18 October 2023
The Hon. R.A. SIMMS (14:48): I seek leave to make a brief explanation before addressing a question without notice to the Attorney-General, representing the Minister for Education, on the topic of the university merger deal.
The Hon. R.A. SIMMS: This morning, the government announced that they have struck a deal with One Nation and the Hon. Connie Bonaros to support the university merger. One Nation's education 'policy' states:
One Nation will restore critical thinking in the classroom and reinstate the cornerstone of education with reading, writing, arithmetic, and discipline. There should be no room for Western, white, gender, guilt shaming in any classroom and instead children should be taught the benefits of a merit-based, free-thinking society.
In 2020, Pauline Hanson of the One Nation party did a deal with the then Morrison government on the Higher Education Support Act 2003, which included a freedom of speech clause for academics. It was reported in the Sydney Morning Herald at the time that the One Nation amendment would make it harder for universities to discipline racist or sexist academics.
A submission from seven institutions, including La Trobe University, Western Sydney University and James Cook University, opposed the changes and stated that it would seem that a university academic would be within her or his rights to publicly declare they hold a racist, sexual or gendered prejudice against one or more of the students they are teaching. My question to the Attorney-General therefore is:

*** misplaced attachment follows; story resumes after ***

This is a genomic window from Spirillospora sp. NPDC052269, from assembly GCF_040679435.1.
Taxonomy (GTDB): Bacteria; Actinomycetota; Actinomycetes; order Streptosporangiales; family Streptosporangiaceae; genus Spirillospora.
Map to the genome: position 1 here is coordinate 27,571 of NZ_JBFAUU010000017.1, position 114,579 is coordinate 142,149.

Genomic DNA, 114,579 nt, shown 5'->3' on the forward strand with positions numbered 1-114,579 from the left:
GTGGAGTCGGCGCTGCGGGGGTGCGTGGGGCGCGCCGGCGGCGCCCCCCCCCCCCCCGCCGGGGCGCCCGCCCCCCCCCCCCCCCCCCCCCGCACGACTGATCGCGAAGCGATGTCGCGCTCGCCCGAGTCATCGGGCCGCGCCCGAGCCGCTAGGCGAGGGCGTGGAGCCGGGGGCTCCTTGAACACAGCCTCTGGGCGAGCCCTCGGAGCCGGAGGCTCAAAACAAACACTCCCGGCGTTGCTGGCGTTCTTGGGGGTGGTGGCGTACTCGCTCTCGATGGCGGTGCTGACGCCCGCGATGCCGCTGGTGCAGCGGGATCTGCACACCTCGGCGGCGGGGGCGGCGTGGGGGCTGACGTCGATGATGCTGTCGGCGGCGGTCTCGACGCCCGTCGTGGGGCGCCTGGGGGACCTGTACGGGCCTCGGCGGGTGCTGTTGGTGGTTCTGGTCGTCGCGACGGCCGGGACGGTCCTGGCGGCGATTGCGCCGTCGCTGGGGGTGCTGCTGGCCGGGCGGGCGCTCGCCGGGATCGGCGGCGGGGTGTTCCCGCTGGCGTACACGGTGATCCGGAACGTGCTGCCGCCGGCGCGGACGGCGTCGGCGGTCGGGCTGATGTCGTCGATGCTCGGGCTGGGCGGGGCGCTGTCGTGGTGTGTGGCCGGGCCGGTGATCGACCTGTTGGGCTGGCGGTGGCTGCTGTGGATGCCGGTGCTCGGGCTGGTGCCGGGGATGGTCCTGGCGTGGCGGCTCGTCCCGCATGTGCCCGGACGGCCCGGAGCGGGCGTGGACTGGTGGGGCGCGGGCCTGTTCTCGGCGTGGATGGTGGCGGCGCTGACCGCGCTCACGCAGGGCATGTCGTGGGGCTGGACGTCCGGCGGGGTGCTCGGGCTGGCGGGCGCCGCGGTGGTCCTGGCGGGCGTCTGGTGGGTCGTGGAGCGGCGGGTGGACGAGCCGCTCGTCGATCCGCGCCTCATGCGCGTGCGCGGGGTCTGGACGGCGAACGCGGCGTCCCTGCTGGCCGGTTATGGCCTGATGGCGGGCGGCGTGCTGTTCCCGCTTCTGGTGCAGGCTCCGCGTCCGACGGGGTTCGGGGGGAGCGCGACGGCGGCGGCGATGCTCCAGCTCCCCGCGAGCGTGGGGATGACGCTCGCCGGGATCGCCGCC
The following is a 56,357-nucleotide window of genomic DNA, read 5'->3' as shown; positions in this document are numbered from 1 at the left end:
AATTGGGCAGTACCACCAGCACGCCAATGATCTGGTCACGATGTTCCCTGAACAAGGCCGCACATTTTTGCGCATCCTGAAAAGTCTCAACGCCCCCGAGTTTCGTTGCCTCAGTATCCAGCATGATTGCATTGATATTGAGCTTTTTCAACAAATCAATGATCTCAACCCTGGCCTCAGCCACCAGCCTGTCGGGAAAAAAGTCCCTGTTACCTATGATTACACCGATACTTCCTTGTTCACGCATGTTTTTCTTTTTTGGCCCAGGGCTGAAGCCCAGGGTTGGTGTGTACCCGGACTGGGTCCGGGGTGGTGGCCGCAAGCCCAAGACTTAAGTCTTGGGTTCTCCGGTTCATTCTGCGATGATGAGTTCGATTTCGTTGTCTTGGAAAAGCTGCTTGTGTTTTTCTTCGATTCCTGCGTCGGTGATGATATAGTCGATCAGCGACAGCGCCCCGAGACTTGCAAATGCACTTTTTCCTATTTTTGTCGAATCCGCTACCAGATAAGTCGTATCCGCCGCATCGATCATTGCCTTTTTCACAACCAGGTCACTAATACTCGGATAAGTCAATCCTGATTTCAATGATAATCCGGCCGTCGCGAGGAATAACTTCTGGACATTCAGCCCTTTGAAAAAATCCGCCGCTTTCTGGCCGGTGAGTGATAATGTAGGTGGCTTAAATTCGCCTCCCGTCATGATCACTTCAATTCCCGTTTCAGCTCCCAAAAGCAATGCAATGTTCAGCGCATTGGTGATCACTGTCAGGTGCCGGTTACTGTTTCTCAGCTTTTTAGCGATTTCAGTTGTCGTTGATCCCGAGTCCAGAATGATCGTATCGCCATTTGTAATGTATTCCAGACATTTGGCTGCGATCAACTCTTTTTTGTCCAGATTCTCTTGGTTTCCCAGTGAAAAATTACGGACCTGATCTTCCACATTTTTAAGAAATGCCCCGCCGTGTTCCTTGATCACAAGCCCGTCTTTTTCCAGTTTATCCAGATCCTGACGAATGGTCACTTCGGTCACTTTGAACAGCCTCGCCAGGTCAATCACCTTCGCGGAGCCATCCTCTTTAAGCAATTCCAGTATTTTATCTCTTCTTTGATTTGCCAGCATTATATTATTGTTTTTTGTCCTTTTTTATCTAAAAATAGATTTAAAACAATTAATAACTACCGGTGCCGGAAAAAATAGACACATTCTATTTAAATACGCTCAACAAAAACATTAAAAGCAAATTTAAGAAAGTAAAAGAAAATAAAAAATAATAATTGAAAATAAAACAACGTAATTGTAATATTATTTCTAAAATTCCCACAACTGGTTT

1. Can the government clarify whether the One Nation education policy was considered as part of its negotiations with One Nation with regard to the university merger?
2. Will the government rule out inclusion of a One Nation freedom of speech clause similar to that that the party proposed at a federal level in any state university act?
The Hon. K.J. MAHER (Minister for Aboriginal Affairs, Attorney-General, Minister for Industrial Relations and Public Sector) (14:50): I thank the honourable member for his question. He certainly has been a well-known advocate on his views for what he sees as best for the education sector in South Australia. I think most of us have a similar aim in looking at what is best for education and higher education in South Australia.
Obviously, I haven't been involved in discussions in relation to this area. I did see media reports this morning to the effect that people who have been reported as supporting the proposal to create one university out of what are now the universities of Adelaide and South Australia have considered the proposals on their merits and what is best for South Australia, particularly those like the honourable member, who have had the benefit of a great deal of information and evidence through what I understand has been a pretty thorough committee process looking at this.
However, I am happy to refer the question on to, I think, the minister for higher education in the other place and see if there is anything that she wishes to add to that.